PR in the Global Village

The industry of Public relations was redefined with the advent of the Internet and Social Media and "exchanged" the market of Influence for the Global Village

In a world that is becoming increasingly competitive, the survival of companies reigns.

PR agencies abandon the traditional techniques of the 20th century, such as the delivery of press releases, and evolve to Communication models adapted to the new environment of the Global Village.

But where does the concept of Global Village come from?

The world is a village

The idea of a Global Village dates back to a great communication theorist, Marshall McLuhan, 50 years ago.

“These new media of ours … have made our world into a single unit. The world is now like a continually sounding tribal drum, where everybody gets the message… all the time.”



Marshall McLuhan’s statements rumble like a thunder in the 60s society. At a time when television was going through its infancy and the personal computer was just a distant dream, the researcher foresaw the world’s connectivity.

But McLuhan’s ideas don't stop here.

By stating that the figure of the “book” was no longer in a predominant place, the researcher also foresaw how youth would facilitate the change of the press paradigm for the electronic sphere.

At the time of this interview for CBS, McLuhan worked on his first book, The Gutenberg Galaxy, which would be published in 1962.

This work, along with many others, would bring to light several theories that would change the way we see technology forever.

McLuhan gives the name of “media” to all traditional media that disseminate information, such as speech, the press, or the visual arts.

In addition, to the researcher, media are extensions of the human senses such as clothing is an extension of the skin and the wheel an extension of the foot.

Marshall McLuhan would eventually be the father of expressions such as “Global Village” and “the medium is the message.”

A new era

The invention of the Gutenberg press had placed the predominance of the visual over the oral culture. However, the advent of technological media would replace the visual and printed culture by oral culture.

For the theorist, new technologies – which would allow instant communication – would remove geographic barriers and create a Global Village.

This new era would allow Mankind to organize itself into tribes, watching the passage of individualism to a collective identity – the so-called Global Village.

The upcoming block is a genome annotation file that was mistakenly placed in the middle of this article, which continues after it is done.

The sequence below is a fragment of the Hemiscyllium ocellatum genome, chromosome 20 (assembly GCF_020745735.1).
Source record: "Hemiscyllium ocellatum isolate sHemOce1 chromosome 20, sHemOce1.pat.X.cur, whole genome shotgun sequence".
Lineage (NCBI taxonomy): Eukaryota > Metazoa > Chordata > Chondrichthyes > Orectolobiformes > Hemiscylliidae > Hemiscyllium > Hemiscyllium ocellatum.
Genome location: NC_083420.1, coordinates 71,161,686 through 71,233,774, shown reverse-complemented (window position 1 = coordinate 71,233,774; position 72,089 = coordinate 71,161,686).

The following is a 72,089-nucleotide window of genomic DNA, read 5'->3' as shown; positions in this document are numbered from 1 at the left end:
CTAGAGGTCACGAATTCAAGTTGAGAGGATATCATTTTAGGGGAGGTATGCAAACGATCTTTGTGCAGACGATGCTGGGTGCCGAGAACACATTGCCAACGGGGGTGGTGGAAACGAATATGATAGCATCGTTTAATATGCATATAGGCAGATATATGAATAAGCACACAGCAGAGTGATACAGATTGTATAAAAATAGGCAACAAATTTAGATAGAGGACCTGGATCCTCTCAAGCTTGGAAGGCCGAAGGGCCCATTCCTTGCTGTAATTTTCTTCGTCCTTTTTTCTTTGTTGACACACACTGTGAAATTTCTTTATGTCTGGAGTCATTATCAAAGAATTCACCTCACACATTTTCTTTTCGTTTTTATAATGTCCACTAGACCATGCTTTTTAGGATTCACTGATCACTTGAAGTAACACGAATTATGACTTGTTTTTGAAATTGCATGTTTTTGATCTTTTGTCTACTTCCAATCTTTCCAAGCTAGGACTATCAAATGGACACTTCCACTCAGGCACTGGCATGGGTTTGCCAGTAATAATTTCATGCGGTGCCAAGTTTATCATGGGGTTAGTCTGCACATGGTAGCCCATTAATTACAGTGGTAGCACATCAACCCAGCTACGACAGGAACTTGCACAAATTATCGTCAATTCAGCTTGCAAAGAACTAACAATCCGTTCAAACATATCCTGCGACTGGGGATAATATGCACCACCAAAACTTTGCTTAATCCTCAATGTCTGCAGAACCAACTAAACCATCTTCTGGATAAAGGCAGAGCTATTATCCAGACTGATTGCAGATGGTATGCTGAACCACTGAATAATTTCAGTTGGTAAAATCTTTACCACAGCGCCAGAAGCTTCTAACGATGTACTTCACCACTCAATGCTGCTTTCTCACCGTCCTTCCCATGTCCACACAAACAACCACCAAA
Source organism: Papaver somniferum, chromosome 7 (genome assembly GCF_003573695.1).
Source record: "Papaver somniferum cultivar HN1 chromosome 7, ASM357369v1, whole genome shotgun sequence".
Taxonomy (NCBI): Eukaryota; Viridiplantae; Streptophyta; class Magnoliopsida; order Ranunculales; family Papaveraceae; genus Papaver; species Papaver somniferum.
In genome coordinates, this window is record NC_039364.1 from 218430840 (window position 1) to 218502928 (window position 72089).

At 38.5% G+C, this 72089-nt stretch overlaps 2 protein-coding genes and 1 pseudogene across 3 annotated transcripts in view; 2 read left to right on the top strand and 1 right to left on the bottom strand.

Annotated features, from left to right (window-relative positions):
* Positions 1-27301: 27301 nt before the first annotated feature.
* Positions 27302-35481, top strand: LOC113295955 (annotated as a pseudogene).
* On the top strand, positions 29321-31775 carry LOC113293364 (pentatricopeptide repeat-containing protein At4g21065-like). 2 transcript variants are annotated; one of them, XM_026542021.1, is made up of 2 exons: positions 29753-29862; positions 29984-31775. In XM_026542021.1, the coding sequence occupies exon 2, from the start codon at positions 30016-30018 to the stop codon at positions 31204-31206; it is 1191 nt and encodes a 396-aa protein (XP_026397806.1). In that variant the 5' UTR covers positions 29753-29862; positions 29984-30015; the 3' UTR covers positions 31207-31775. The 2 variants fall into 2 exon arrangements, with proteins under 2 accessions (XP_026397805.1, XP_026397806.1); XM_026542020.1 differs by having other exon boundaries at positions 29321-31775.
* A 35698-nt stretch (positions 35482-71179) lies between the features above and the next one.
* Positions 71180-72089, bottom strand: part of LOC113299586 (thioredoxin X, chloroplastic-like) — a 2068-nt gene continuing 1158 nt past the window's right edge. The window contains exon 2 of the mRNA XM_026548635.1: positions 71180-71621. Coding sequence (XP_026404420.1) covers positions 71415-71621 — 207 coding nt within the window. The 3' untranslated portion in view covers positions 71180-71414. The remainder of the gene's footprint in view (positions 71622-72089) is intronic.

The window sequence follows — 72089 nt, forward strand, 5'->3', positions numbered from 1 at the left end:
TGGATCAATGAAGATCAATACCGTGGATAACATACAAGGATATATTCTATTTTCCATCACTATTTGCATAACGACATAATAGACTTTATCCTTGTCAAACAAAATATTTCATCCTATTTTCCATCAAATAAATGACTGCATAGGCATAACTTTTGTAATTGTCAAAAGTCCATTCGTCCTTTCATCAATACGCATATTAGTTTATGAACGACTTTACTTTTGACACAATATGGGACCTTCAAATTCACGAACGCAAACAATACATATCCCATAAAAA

Unknowingly, McLuhan foresaw instant communication and the advent of the Internet and the World Wide Web, such common scenarios today.

“Today, after more than a century of electric technology, we have extended our central nervous system itself in a global embrace, abolishing both space and time as far as our planet is concerned,” wrote Marshall McLuhan, in Understanding Media, 1964.

McLuhan’s concepts would be revolutionary in his time.


The researcher relied on television to support that the medium itself had as much influence on the spectator as the message it transmitted.

Later, scientific studies would confirm the spectators’ passivity who watch television programmes.

McLuhan’s work would focus on the impact of communication technologies on culture. His work The Mechanical Bride: Folklore of Industrial Man, from 1951, was established as the pioneering study of the field we now call popular culture.

His contributions to communication theory earned him the titles of “cult hero” and “high priest of pop culture.”

The Global Village had come to stay.

PR in evolution

With the world in the palm of our hand, the question that is imposed on us is how the Communication disciplines have appropriated this notion of McLuhan.

The phrase “Think globally, act locally” never had such impact.

The smallness of the world did change the ways of thinking of companies and organisations. Information began to flow freely and the access to these streams has become possible anywhere in the world.

And Public Relations have adapted to these new currents of this great flow that the Global Village has provided.

“What can I do to appear in the first results page of Google search? This is, for some time, the 1 million euro question in the digital marketing world,” states Luís Paixão Martins.

Online Reputation Management (ORM) has become one of the great approaches, trying to answer the questions imposed by the fast-paced world of the Internet.

Never search engines like Google had so much importance to organisations.

In a real pursuit for success, not being on the network means to be forgotten, or even simply to not exist.

The discipline of ORM consists on the monitoring of a brand, organisation, territory, protagonist or subject in the online medium, and the respective intervention, in order to contribute to a relevant, factual online presence that meets the Communication objectives.

A major evolution concerning the way Public Relations had been practiced before.

Today, the process is so natural that we forget that all this communication concept emerged long ago, when there was still no Internet.

Marshall McLuhan’s ideas penetrated the way in which we, in the Global Village, think about technology and media in such a way that we are not often aware of the revolutionising effect of its concepts, at its first introduction.

The theorist created this idea of an integrated planetary nervous system that is so rooted in our popular culture that, when the Internet had finally arrived to Global Village, it seemed more like an event from the natural order of things, and not the fantastic advent it really is.

Public Relations have evolved to adapt to the mind-blowing pace of the current media system.

A media system developed in a world where barriers are blurred and the information travels at a speed never achieved before.

Welcome to the Global Village.